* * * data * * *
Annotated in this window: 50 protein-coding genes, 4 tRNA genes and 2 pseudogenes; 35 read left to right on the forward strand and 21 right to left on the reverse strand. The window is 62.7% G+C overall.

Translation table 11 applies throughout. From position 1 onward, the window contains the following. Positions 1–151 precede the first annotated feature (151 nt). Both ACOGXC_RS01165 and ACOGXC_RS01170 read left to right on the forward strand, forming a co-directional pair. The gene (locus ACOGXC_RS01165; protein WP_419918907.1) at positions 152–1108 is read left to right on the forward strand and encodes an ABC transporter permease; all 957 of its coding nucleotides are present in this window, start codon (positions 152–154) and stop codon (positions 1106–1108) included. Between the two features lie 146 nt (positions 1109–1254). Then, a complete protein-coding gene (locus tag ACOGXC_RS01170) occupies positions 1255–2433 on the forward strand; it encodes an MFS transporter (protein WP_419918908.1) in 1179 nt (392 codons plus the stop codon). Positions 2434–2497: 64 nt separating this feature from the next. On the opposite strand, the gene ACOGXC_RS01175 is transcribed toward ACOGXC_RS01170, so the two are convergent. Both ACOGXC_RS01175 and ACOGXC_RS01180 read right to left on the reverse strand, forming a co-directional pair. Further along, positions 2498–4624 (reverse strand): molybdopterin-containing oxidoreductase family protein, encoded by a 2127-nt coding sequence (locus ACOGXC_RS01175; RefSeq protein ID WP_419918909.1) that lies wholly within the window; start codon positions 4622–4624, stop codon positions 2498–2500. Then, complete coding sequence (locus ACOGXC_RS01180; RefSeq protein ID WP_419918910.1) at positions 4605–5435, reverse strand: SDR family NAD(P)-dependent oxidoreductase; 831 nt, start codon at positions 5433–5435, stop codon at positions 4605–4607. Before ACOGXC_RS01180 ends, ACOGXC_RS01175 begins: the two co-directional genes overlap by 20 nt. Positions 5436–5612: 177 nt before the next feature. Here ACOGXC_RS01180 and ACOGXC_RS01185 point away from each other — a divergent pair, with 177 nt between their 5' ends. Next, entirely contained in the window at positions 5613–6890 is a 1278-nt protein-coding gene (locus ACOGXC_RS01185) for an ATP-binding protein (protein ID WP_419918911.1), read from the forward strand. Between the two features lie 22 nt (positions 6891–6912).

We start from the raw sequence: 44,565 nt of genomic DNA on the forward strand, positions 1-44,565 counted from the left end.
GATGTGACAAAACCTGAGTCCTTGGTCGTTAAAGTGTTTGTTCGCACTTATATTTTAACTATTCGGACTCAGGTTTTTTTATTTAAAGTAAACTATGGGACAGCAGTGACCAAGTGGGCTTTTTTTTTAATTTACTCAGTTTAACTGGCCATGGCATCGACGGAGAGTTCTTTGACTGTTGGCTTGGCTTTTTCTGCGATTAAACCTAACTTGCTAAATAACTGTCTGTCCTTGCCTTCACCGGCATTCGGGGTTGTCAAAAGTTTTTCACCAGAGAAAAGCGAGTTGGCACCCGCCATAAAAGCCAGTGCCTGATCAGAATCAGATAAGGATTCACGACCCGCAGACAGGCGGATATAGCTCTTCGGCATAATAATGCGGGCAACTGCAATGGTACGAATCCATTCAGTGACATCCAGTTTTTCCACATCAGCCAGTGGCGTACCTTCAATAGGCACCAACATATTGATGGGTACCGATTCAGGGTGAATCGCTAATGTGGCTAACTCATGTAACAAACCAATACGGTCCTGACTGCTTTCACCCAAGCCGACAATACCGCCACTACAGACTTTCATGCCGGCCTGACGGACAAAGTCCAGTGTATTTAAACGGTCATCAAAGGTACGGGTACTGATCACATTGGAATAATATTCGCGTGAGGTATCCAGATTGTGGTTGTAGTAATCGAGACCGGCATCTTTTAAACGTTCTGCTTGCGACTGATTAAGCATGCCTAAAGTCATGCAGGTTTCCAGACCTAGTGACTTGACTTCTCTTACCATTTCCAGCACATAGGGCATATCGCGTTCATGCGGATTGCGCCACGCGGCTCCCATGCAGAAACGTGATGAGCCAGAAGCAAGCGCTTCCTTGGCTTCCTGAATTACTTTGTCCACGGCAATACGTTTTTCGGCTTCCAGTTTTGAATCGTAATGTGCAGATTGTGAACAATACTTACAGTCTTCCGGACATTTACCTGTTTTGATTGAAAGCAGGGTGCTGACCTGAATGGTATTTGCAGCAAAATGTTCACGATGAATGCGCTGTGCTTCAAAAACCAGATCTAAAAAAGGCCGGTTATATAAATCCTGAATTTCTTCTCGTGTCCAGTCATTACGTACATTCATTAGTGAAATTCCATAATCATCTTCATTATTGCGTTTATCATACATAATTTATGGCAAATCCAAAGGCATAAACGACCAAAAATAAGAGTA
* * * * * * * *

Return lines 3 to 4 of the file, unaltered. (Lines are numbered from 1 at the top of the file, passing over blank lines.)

We start from the raw sequence: 44,565 nt of genomic DNA on the forward strand, positions 1-44,565 counted from the left end.
GATGTGACAAAACCTGAGTCCTTGGTCGTTAAAGTGTTTGTTCGCACTTATATTTTAACTATTCGGACTCAGGTTTTTTTATTTAAAGTAAACTATGGGACAGCAGTGACCAAGTGGGCTTTTTTTTTAATTTACTCAGTTTAACTGGCCATGGCATCGACGGAGAGTTCTTTGACTGTTGGCTTGGCTTTTTCTGCGATTAAACCTAACTTGCTAAATAACTGTCTGTCCTTGCCTTCACCGGCATTCGGGGTTGTCAAAAGTTTTTCACCAGAGAAAAGCGAGTTGGCACCCGCCATAAAAGCCAGTGCCTGATCAGAATCAGATAAGGATTCACGACCCGCAGACAGGCGGATATAGCTCTTCGGCATAATAATGCGGGCAACTGCAATGGTACGAATCCATTCAGTGACATCCAGTTTTTCCACATCAGCCAGTGGCGTACCTTCAATAGGCACCAACATATTGATGGGTACCGATTCAGGGTGAATCGCTAATGTGGCTAACTCATGTAACAAACCAATACGGTCCTGACTGCTTTCACCCAAGCCGACAATACCGCCACTACAGACTTTCATGCCGGCCTGACGGACAAAGTCCAGTGTATTTAAACGGTCATCAAAGGTACGGGTACTGATCACATTGGAATAATATTCGCGTGAGGTATCCAGATTGTGGTTGTAGTAATCGAGACCGGCATCTTTTAAACGTTCTGCTTGCGACTGATTAAGCATGCCTAAAGTCATGCAGGTTTCCAGACCTAGTGACTTGACTTCTCTTACCATTTCCAGCACATAGGGCATATCGCGTTCATGCGGATTGCGCCACGCGGCTCCCATGCAGAAACGTGATGAGCCAGAAGCAAGCGCTTCCTTGGCTTCCTGAATTACTTTGTCCACGGCAATACGTTTTTCGGCTTCCAGTTTTGAATCGTAATGTGCAGATTGTGAACAATACTTACAGTCTTCCGGACATTTACCTGTTTTGATTGAAAGCAGGGTGCTGACCTGAATGGTATTTGCAGCAAAATGTTCACGATGAATGCGCTGTGCTTCAAAAACCAGATCTAAAAAAGGCCGGTTATATAAATCCTGAATTTCTTCTCGTGTCCAGTCATTACGTACATTCATTAGTGAAATTCCATAATCATCTTCATTATTGCGTTTATCATACATAATTTATGGCAAATCCAAAGGCATAAACGACCAAAAATAAGAGTA